Egypt, which has been combating terrorism since the 30 June revolution, has a wide experience in dealing with this phenomenon, especially due to events during the 80’s and 90’s of the last century. This experience enabled us to put an end to terrorism to the extent that some terrorists announced their repentance and renounced violence after making an ideological revision.
The terrorism threats nowadays far exceed the ones that were present in the last century. In the past, terrorism was restricted to some groups and had no regional extensions. There were no international intelligence networks masterminding terrorism or offering logistical and financial support.
Our strategy for countering terrorism should include specific time stages. Each stage has its aims and tools used for fighting terrorism. In my estimation, this strategy should consist of three stages of time. The first is the security confrontation, which is already happening now. In this stage terrorism is faced with the legitimate use of force, which is an exclusive right for the state. Resorting to force in combating terrorism is for the welfare of citizens and we must bear in mind that this can take about three years.
As regards the second stage, it should be developmental in character where the state tackles terrorism in marginal areas and slums by launching successful development plans. In the third stage, the state must start a new chapter with those who declare their repentance, give up their weapons and follow the peaceful way of expressing their ideas according to the law and constitution.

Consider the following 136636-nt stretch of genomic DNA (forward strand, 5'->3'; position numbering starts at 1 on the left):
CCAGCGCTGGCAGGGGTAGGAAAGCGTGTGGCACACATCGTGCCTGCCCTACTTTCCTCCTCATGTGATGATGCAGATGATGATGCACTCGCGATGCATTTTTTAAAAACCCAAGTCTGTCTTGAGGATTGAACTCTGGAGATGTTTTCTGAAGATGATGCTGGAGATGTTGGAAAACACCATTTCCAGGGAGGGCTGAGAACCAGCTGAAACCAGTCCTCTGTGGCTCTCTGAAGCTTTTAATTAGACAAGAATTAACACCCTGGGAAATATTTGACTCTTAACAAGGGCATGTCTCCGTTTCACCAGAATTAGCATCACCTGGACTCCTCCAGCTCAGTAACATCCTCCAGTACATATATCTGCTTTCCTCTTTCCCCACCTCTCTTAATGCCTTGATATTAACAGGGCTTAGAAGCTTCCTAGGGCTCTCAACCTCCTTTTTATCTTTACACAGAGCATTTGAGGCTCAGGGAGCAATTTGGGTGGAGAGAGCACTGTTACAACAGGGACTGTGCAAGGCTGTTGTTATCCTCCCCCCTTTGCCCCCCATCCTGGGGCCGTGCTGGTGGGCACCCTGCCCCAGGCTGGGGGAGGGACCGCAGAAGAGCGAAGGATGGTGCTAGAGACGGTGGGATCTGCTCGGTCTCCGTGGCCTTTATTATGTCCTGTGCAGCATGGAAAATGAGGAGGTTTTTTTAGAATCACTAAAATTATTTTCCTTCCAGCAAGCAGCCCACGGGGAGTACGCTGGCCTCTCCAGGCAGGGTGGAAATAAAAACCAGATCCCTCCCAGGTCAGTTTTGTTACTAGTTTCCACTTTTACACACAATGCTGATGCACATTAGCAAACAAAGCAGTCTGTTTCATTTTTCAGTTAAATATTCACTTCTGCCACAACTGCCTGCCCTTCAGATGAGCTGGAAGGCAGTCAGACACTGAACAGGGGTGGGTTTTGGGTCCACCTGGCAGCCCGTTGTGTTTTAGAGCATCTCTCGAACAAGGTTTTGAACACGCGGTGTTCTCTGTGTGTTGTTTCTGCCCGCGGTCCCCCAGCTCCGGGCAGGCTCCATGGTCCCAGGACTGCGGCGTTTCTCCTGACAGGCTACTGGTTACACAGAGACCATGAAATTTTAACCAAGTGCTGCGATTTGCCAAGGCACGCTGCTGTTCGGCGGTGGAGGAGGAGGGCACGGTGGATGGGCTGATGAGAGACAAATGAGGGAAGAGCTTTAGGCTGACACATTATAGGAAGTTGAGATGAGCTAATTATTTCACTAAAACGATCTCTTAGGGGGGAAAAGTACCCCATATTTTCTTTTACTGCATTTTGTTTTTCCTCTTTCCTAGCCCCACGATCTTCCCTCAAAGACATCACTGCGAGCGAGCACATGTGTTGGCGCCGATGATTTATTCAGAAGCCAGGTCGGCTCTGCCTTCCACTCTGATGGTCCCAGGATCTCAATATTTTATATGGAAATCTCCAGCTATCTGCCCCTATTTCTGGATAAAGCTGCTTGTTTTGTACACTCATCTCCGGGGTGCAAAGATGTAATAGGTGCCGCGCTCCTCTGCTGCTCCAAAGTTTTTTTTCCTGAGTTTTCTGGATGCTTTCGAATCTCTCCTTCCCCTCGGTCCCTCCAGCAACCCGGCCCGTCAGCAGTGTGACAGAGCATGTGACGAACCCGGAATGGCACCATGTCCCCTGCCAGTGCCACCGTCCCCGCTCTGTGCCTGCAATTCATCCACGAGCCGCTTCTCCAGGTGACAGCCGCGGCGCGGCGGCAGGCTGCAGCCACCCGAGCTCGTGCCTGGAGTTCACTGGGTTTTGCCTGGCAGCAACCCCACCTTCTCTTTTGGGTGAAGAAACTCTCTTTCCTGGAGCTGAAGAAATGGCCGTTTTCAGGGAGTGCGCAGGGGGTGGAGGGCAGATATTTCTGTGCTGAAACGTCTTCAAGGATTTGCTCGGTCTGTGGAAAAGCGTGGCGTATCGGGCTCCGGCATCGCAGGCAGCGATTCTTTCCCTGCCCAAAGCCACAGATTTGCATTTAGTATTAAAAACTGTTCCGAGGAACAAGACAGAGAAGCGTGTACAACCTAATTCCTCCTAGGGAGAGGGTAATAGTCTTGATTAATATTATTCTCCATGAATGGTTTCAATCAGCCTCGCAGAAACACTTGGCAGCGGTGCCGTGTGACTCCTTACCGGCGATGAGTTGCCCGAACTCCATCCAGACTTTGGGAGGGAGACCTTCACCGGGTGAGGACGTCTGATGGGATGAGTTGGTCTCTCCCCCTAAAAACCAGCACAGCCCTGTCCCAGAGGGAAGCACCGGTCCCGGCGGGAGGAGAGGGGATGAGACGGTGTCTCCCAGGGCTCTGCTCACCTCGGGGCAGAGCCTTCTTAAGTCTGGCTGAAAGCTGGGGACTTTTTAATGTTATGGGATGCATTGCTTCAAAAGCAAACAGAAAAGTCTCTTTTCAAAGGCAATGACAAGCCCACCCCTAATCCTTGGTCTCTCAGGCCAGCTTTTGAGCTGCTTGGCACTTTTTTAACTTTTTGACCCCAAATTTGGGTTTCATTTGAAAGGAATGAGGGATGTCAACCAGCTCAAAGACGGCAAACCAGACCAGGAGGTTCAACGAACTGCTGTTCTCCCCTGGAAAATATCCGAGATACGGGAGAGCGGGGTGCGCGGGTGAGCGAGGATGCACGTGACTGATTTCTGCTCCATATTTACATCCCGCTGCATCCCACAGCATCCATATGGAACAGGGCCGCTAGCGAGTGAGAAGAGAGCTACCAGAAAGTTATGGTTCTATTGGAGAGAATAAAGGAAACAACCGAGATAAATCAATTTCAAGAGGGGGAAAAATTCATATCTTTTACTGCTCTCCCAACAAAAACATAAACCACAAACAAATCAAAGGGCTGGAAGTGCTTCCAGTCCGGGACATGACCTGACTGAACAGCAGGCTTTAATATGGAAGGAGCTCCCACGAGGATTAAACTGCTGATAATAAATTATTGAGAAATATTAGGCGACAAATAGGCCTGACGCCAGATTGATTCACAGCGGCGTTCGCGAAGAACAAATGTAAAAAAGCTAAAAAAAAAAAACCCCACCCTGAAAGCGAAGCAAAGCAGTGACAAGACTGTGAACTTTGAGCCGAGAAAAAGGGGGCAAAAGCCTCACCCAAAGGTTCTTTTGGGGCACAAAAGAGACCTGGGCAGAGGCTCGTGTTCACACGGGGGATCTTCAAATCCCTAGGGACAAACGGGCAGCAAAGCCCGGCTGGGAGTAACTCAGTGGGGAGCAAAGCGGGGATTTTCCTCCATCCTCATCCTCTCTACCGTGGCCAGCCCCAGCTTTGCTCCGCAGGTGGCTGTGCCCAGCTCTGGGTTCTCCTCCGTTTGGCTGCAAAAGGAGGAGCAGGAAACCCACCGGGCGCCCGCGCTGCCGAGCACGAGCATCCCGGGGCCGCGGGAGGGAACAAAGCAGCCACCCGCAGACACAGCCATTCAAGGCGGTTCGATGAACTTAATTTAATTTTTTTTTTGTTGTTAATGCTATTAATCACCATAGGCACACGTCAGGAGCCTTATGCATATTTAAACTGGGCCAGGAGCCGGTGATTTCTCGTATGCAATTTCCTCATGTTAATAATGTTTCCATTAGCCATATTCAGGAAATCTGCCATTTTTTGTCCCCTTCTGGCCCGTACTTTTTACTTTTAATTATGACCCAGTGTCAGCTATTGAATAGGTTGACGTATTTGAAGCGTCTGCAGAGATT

Another key point is that there should not be any intervals between the three stages. That is to say, implementing the aims of one stage can overlap with pursuing the aims of another. For example, the priority of security does not mean neglecting the other stages until the security confrontation with terrorism is over. We should carry out the three stages simultaneously as if they were one stage. In other words, at the time when the state is facing terrorism in legitimate ways, it should also be immediately pressing ahead with development and economic plans which have been formulated over the last few decades.
Sinai has a special priority at the present moment. The measures taken by the state and the National Defence Council regarding the creation of a buffer zone, imposing curfew and besieging terrorists are not enough. Developing Sinai must start immediately by implementing feasible projects such as connecting the peninsula to potable water and extending railway lines there.
The concurrence of the security and military confrontation with the economic and social development in Sinai is the advisable technique in eliminating terrorism. It would not only terminate those who carry out terrorist operations but also those supporting them behind the scenes with money, plans, training and recruiting. This strategy will help expose those who seek to buy the loyalty of unemployed youth who are looking for any opportunity to live a better life and who are mentally ready to be part of a terrorist system.